The recordings were made between May and October 2000, partly in a classroom in a comprehensive school and partly in my home. During and between the recording sessions we had many discussions about these so "new" and peculiar piano pieces which certainly will engage other listeners as well.

I doubt anyone would be more suitable performing Caby's piano works. Höjer has managed to bring out the personality behind the composer by doing a marvellous interpretation and I can affirm his joy and enthusiasm as he played many of these piano works.

To save costs and simplify matters we recorded everything as MIDI data, meaning that everything was performed on a digital piano (Yamaha Clavinova) using a piano module that made use of resonance modelling effects (GEM RealPiano Expander). This recording method was unique at the time and can be compared with the old piano rolls of Duo-Art and Ampico. Just like the piano rolls, MIDI data can be rendered by different (MIDI compatible) instruments, thus achieving different sound characteristics.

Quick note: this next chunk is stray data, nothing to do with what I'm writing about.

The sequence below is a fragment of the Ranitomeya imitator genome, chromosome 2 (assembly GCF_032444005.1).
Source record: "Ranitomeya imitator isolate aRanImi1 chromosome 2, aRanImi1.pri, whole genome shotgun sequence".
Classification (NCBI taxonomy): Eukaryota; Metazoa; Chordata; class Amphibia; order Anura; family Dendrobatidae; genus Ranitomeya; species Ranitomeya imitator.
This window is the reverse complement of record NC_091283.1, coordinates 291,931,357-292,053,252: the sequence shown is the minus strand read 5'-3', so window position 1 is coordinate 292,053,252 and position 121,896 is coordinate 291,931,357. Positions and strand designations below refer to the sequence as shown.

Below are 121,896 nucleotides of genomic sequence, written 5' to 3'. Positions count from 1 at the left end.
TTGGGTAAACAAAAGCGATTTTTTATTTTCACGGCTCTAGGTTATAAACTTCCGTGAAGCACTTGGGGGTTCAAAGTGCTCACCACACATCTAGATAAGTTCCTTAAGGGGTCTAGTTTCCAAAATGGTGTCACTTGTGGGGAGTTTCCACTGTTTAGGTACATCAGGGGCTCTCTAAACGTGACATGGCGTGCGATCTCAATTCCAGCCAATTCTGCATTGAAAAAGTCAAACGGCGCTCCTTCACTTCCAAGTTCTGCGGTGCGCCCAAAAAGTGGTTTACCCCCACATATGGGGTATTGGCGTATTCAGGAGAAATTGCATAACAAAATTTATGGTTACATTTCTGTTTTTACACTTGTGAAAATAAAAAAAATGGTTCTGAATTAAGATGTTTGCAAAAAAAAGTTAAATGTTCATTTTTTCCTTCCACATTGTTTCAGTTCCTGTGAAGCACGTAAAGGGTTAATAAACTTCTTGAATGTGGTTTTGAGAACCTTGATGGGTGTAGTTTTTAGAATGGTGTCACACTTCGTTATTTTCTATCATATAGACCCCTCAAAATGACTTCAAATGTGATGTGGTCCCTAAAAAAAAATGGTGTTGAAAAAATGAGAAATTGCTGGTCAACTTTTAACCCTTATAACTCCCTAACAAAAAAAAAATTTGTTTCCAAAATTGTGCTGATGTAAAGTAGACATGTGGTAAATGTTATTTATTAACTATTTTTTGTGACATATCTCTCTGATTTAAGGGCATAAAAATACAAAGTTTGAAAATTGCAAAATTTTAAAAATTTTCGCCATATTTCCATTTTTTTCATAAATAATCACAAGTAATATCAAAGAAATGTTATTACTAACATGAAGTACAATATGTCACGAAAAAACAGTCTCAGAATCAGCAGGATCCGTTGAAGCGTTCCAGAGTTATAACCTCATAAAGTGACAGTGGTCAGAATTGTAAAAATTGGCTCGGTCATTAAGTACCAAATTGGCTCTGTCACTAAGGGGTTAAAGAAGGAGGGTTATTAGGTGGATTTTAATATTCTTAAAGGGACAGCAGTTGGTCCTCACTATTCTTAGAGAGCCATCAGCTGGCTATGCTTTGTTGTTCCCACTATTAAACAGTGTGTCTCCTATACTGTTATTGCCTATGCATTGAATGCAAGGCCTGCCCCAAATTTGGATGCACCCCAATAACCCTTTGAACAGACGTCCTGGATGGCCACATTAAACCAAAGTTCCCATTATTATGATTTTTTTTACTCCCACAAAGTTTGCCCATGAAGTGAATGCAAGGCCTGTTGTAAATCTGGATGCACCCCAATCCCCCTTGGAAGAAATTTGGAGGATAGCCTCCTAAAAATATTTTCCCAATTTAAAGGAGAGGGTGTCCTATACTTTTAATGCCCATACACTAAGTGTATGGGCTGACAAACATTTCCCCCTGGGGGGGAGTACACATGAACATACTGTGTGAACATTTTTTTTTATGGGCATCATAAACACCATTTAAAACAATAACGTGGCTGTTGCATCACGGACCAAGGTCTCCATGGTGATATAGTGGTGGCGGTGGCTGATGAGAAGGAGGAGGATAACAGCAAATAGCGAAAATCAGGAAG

I finally wish to express my special gratitude to all the kind people who gave us a helping hand in this project.

Niclas Fogwall



- By Olof Höjer -

Hardly anyone who has interest in the life and works of Erik Satie, especially his last years of the 1920's or the piano pieces which were posthumously published at the end of the 1960's, has not come across the name Robert Caby. What most of them don't know about the young Frenchman, who was a true unselfish support and a true devoted friend to Satie during his last year of his life and who gradually became absorbed in and published chosen parts of his posthumous works, is that he himself was a both highly interesting and productive composer of above all songs and piano music.